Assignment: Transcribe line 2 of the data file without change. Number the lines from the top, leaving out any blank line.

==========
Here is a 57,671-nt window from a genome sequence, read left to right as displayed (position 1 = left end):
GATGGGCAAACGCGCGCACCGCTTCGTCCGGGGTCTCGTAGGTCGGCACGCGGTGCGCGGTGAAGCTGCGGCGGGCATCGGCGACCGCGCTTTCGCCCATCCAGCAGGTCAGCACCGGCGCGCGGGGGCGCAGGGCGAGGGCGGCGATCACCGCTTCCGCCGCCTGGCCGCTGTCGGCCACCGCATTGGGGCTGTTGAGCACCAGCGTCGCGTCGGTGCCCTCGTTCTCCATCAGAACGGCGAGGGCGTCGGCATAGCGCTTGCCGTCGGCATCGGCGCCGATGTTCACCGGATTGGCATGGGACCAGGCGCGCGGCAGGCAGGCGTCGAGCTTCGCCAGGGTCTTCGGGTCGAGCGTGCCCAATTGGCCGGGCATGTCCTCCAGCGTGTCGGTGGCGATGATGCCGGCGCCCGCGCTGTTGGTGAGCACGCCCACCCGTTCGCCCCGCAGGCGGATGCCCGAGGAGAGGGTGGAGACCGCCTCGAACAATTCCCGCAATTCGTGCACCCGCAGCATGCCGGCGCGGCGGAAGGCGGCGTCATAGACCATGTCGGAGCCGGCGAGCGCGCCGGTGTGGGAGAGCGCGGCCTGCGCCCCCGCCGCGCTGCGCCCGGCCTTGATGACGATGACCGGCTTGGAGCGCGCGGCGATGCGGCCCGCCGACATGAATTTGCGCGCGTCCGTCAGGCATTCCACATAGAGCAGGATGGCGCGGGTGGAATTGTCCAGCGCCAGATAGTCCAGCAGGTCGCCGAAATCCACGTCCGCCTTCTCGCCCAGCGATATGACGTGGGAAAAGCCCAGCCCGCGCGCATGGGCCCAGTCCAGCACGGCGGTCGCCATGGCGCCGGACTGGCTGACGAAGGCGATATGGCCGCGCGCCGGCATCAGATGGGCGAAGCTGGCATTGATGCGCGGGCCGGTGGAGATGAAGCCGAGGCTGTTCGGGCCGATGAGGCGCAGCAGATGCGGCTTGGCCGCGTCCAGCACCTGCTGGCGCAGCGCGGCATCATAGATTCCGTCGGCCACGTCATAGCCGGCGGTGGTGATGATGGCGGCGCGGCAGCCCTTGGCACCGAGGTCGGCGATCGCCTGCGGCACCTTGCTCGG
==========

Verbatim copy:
GATGGGCAAACGCGCGCACCGCTTCGTCCGGGGTCTCGTAGGTCGGCACGCGGTGCGCGGTGAAGCTGCGGCGGGCATCGGCGACCGCGCTTTCGCCCATCCAGCAGGTCAGCACCGGCGCGCGGGGGCGCAGGGCGAGGGCGGCGATCACCGCTTCCGCCGCCTGGCCGCTGTCGGCCACCGCATTGGGGCTGTTGAGCACCAGCGTCGCGTCGGTGCCCTCGTTCTCCATCAGAACGGCGAGGGCGTCGGCATAGCGCTTGCCGTCGGCATCGGCGCCGATGTTCACCGGATTGGCATGGGACCAGGCGCGCGGCAGGCAGGCGTCGAGCTTCGCCAGGGTCTTCGGGTCGAGCGTGCCCAATTGGCCGGGCATGTCCTCCAGCGTGTCGGTGGCGATGATGCCGGCGCCCGCGCTGTTGGTGAGCACGCCCACCCGTTCGCCCCGCAGGCGGATGCCCGAGGAGAGGGTGGAGACCGCCTCGAACAATTCCCGCAATTCGTGCACCCGCAGCATGCCGGCGCGGCGGAAGGCGGCGTCATAGACCATGTCGGAGCCGGCGAGCGCGCCGGTGTGGGAGAGCGCGGCCTGCGCCCCCGCCGCGCTGCGCCCGGCCTTGATGACGATGACCGGCTTGGAGCGCGCGGCGATGCGGCCCGCCGACATGAATTTGCGCGCGTCCGTCAGGCATTCCACATAGAGCAGGATGGCGCGGGTGGAATTGTCCAGCGCCAGATAGTCCAGCAGGTCGCCGAAATCCACGTCCGCCTTCTCGCCCAGCGATATGACGTGGGAAAAGCCCAGCCCGCGCGCATGGGCCCAGTCCAGCACGGCGGTCGCCATGGCGCCGGACTGGCTGACGAAGGCGATATGGCCGCGCGCCGGCATCAGATGGGCGAAGCTGGCATTGATGCGCGGGCCGGTGGAGATGAAGCCGAGGCTGTTCGGGCCGATGAGGCGCAGCAGATGCGGCTTGGCCGCGTCCAGCACCTGCTGGCGCAGCGCGGCATCATAGATTCCGTCGGCCACGTCATAGCCGGCGGTGGTGATGATGGCGGCGCGGCAGCCCTTGGCACCGAGGTCGGCGATCGCCTGCGGCACCTTGCTCGG